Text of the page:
Emergency workers have used many different approaches to try to
clean up the spill. A small amount of the oil that has reached the
surface of the Gulf has been burned off. BP tried to install giant domes
over the leaks to catch the escaping oil. As of late May, these attempts
had all failed, and the oil continues to pour into Gulf waters. BP has
also used dispersants, chemicals that can break the oil apart, to try to
slow down the damage.
But to fully stop the leaks and block the oil could take weeks, if not
months. And the problem could get worse: Natural currents that move
water through the Gulf help spread the oil throughout the oceans.
Also, scientists worry that hurricanes — which usually strike between
June and October — could carry the oil to inland wetlands. Clean-up
will take years.
How Does the BP Oil Spill Impact Wildlife and Habitat?
Adapted from http://www.nwf.org/Wildlife/Wildlife-Conservation/Threats-to-Wildlife/Oil-Spill/Effects-on-Wildlife.aspx
Coastal Louisiana's wetlands account for roughly 40% of wetlands in the mainland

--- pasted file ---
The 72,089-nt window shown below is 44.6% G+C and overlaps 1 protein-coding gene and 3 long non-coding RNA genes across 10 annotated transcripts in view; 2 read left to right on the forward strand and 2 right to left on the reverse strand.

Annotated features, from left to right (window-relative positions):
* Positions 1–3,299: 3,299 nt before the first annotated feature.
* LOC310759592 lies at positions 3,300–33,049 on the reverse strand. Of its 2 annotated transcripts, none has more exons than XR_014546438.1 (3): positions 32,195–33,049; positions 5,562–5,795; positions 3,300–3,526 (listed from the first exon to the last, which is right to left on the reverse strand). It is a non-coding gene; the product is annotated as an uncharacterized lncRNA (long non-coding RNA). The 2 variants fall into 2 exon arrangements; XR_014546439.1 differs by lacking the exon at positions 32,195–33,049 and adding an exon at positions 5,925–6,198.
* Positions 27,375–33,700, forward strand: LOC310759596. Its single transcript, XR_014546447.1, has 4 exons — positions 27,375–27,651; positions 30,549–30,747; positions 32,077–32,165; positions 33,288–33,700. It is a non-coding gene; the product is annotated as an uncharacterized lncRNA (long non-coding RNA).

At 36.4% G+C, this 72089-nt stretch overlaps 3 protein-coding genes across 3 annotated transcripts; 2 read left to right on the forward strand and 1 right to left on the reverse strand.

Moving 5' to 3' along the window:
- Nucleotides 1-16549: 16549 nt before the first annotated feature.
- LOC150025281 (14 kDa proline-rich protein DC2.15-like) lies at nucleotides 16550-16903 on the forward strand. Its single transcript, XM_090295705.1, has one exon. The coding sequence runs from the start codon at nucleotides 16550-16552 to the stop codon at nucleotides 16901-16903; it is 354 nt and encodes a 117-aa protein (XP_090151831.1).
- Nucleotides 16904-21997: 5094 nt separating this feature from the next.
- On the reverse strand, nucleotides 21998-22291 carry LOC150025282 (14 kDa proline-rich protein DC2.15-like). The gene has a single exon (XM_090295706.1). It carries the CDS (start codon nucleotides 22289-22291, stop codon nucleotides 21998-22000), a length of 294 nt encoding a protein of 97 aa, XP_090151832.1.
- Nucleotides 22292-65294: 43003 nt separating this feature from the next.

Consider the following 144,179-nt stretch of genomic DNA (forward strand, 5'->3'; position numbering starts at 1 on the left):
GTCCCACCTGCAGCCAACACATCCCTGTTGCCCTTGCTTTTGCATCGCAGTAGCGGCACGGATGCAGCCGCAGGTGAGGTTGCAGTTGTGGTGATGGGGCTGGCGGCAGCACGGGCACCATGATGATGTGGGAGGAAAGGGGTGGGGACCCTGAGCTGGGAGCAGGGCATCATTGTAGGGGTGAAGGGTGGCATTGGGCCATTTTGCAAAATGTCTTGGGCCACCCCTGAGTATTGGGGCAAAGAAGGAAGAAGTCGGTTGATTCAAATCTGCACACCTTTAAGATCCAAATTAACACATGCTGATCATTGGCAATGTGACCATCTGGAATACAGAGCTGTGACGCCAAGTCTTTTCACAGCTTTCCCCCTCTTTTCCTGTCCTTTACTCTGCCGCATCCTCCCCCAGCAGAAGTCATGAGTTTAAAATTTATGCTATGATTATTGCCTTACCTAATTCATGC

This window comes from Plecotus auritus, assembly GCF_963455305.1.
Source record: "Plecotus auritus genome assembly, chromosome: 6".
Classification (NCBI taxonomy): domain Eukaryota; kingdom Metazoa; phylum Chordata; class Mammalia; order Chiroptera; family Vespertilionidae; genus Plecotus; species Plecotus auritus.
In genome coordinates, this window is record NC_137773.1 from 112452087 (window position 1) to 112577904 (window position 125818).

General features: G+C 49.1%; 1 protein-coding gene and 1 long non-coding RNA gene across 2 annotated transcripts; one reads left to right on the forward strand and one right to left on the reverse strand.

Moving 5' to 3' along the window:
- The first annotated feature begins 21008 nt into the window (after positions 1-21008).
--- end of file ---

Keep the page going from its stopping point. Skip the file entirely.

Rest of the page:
United States. They support a huge variety of wildlife, including many rare,
endangered, and threatened species. More than 400 fish and wildlife species
depend on these habitats for food, shelter, and breeding.
The BP oil spill, which has been pouring into the Gulf for over a month, threatens
the survival of land and water species not only now, but in the future as well.
Populations of fish, shellfish, marine mammals, birds and other wildlife that
depend on coastal habitat may not recover, even decades later.
Impacts on Mammals
Marine mammals, including West Indian manatees, bottlenose dolphins, sperm
whales, and blue whales can come into contact with the oil and inhale harmful
fumes when coming to the surface to breathe.
Mammals that live in areas near the water, including river otters, mink and swamp
rabbits will lose habitat and food sources as oil washes into coastal wetlands.
Impacts on Birds
Egrets, herons, ibises, roseate spoonbills, brown pelicans and Wilson's plovers (to
name just a few) have trouble floating and lose their ability to keep warm; suffer
skin and eye damage, and ulcers, pneumonia, liver damage, and more from
swallowing oil when they try to feed or clean oil from their feathers.
Many shorebirds that nest on the ground, including plovers and terns, may lose
their eggs and young.
Millions of migrating birds stop in the Gulf Coast to rest and feed after the
exhausting flight across the Gulf of Mexico. They will face habitat and food
shortages as oil washes ashore.